The whole goal of the low FODMAP diet is to help us get healthy and gain good symptom control. So where do probiotics fit, and can we get them from low FODMAP probiotic food?
Probiotics are beneficial bacteria found in fermented foods and when we eat them they can offer a range of health benefits including improved digestion and gut health (1). These benefits sound pretty good, right? Just make sure you don’t confuse probiotics with prebiotics (prebiotics feed the beneficial bacteria).
If we dig a little bit deeper, the official probiotic definition by the World Health Organisation, defines a probiotic as a microorganism which can confer a health benefit to the host (2). Probiotics are live, beneficial bacteria which are good for our health and digestive system. They are found naturally inside our intestinal flora but are also present in the foods we eat.
Are there different types of probiotics?
There are lots of different types of probiotics but they mainly classified under two families (2):
Lactobacillus – appear to be the most common and are found in fermented foods and dairy products.
Bifidobacterium – which are also found in dairy products.
6 Low FODMAP Probiotic Foods
During the FODMAP diet it’s important to eat a range of low FODMAP foods including some with natural probiotics to protect your gut health. Here are 6 foods to help boost your probiotic count:
This is a fermented soybean product, which typically comes in a firm patty and has a strong earthy taste, which can be similar to mushroom. Try enjoying this high protein meat alternative in a variety of dishes like stir fries, lasagne or vegetarian burger patties.
2. Red Cabbage Sauerkraut
Sauerkraut is one of the oldest traditional fermented foods and is especially popular in Europe. Red cabbage sauerkraut is made from finely shredded fermented red cabbage and is low FODMAP in ½ cup serves (3). We love serving it in low FODMAP corned beef burgers. The probiotics found in red cabbage sauerkraut tend to be of the Lactobacillus species and Plantarum species (4, 5). Just take care when choosing your sauerkraut as traditional sauerkraut made from common cabbage is high FODMAP (3).
3. Low FODMAP Yoghurt
Lactose free yoghurt contains a wide variety of probiotic species, and some companies have added extra cultures to their yoghurt to achieve higher levels of probiotic diversity (6). In general, the more cultures like L. Acidophilus, L. Rhamnosus and other strains, the more well-rounded your gut flora will be (6). Not all yoghurts are low FODMAP, so choose one that has added lactase and watch out for sneaky high FODMAP ingredients. Lactase is an enzyme which breaks down the lactose.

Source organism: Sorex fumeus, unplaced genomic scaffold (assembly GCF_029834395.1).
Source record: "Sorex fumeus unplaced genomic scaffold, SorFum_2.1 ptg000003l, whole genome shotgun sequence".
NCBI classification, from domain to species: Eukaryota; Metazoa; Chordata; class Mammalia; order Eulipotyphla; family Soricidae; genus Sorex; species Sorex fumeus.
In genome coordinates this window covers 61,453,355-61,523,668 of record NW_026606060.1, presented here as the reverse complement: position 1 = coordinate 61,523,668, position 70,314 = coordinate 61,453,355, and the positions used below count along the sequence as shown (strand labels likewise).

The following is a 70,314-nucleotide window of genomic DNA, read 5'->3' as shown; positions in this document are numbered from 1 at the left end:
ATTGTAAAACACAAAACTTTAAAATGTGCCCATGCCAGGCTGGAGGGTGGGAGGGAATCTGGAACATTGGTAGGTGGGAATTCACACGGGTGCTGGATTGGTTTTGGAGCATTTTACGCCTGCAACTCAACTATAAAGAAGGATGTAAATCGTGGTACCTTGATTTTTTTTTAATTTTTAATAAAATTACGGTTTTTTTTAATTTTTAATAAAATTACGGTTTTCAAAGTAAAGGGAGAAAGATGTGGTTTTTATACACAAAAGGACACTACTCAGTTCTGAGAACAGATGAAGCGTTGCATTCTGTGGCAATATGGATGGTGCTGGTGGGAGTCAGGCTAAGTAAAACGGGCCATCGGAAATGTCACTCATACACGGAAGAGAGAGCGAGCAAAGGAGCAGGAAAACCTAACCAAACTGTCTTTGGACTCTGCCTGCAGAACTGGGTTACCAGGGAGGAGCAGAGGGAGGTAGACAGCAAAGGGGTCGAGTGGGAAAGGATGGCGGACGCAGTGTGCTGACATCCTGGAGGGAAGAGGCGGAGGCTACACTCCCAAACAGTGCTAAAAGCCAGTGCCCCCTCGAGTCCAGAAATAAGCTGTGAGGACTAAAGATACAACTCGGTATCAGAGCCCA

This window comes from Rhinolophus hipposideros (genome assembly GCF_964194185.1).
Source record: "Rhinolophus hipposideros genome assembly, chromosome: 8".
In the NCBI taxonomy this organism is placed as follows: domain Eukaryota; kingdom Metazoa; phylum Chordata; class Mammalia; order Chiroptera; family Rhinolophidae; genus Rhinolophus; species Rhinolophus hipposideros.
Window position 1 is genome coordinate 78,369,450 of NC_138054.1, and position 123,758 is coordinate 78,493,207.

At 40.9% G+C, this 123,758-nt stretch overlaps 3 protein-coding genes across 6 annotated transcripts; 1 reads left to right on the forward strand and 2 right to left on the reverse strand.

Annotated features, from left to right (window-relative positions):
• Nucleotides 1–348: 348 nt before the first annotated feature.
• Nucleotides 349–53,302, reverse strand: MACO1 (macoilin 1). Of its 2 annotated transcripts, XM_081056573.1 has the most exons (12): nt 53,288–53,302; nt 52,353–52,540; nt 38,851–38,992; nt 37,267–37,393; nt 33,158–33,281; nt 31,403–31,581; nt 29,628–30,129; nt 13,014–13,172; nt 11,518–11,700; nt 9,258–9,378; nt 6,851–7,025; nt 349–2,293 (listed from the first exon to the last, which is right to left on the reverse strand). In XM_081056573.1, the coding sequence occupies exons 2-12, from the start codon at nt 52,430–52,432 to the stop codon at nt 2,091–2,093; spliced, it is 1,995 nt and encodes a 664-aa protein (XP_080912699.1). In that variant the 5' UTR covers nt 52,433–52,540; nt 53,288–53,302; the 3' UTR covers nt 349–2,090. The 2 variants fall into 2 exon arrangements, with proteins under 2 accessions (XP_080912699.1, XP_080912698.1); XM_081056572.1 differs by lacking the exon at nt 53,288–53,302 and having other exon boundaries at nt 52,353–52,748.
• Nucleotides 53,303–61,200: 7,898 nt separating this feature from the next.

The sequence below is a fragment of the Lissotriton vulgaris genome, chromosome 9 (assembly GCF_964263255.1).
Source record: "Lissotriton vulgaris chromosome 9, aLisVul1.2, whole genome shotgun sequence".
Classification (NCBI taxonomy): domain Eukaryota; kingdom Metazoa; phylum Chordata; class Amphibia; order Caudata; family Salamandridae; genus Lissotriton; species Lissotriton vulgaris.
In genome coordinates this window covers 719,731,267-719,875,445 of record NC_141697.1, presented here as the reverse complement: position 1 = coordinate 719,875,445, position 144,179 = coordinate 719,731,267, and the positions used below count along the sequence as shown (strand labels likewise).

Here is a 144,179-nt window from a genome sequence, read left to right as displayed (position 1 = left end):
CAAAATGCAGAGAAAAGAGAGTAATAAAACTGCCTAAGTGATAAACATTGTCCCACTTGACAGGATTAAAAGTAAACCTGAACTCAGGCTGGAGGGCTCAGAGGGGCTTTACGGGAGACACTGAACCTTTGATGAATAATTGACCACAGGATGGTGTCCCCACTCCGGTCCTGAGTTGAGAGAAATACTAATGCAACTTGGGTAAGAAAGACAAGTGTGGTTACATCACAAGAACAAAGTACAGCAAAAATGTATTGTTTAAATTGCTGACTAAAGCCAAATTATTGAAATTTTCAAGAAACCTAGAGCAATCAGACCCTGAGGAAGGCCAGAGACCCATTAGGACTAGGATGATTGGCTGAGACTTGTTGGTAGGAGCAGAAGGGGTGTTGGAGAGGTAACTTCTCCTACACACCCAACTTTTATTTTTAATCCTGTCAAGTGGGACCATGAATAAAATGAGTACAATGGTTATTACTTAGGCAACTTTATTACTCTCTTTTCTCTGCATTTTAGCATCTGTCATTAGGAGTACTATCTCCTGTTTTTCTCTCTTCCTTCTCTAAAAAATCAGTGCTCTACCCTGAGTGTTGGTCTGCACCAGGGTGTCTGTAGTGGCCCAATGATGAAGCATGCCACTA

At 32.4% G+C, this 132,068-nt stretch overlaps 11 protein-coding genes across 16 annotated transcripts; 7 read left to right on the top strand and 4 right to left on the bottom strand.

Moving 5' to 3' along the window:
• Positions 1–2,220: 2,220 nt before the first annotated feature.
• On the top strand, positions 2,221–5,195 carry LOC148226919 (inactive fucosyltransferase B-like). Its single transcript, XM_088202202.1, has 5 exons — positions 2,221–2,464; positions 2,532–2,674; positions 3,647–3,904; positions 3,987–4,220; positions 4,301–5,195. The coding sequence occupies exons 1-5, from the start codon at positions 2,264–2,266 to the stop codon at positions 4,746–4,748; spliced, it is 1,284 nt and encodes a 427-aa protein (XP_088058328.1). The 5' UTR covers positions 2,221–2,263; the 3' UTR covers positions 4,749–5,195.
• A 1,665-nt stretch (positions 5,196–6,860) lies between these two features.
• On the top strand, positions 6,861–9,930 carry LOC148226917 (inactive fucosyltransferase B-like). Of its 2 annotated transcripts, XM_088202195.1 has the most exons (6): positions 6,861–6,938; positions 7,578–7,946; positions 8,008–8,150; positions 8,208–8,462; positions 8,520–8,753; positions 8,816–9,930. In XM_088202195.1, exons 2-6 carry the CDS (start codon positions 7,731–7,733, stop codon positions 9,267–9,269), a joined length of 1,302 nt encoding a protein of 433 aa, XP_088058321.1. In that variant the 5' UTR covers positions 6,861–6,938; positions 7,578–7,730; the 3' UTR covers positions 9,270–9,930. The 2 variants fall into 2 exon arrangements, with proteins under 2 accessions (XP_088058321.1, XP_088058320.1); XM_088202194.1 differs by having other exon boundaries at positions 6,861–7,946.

Coconut yoghurt is low FODMAP and some brands are fortified with probiotics so check the label for live or active cultures.
When choosing your low FODMAP yoghurt, make sure you watch out for sneaky high FODMAP ingredients like honey, inulin, chicory root fibre, coconut water, agave, high fructose corn syrup, fructose or high FODMAP fruits.
4. Lactose free Kefir
Kefir is a drinkable cultured milk, and it is often called “drinkable yoghurt”. Many enjoy kefir as part of a healthy diet for its flavour and probiotic benefits. Kefir made from milk can be high FODMAP for lactose, so you need to look for a kefir that has added lactase. The lactase enzyme breaks down the lactose and makes the kefir low FODMAP. Strains of probiotics found in kefir are similar to those found in lactose free yoghurt (6). Note some kefir products on the market are flavoured with high FODMAP fruit, so check the ingredient lists carefully.
5. Some Types of Cheese
Not all cheeses contain probiotics despite being made through a fermentation process. Good bacteria can survive the aging process in some low FODMAP cheeses like mozzarella, cheddar, and cottage cheese (7, 8). Also look for cheeses that are fortified with live and active cultures, as these are most likely to contain probiotics, so check the labels carefully.
Miso contains small serves of probiotics and is a salty fermented soy bean paste often used in Japanese soups and sauces. It is made by fermenting the soybeans with salt and a type of fungus called koji. The predominant probiotics species in miso is a yeast belonging to the Saccharomyces family (9).
What about probiotic supplements?
Monash University recommend trying one dietary management strategy at a time (10). This means it is not currently recommended that you start a probiotic supplement while on the low FODMAP phase or reintroduction phase, as it can cloud results. You won’t know if it is the probiotic or the diet working. If you want to try a probiotic talk to your dietician or doctor first, and then choose a brand that is backed by science.
Take Home Points
Probiotics are good for gut health just be careful selecting your probiotic food sources. Focus on including a wide variety of low FODMAP foods in your diet, and boost your intake of low FODMAP prebiotic and probiotic foods.
Special thanks to Paula Smith, New Zealand trained nutritionist, for helping research this article.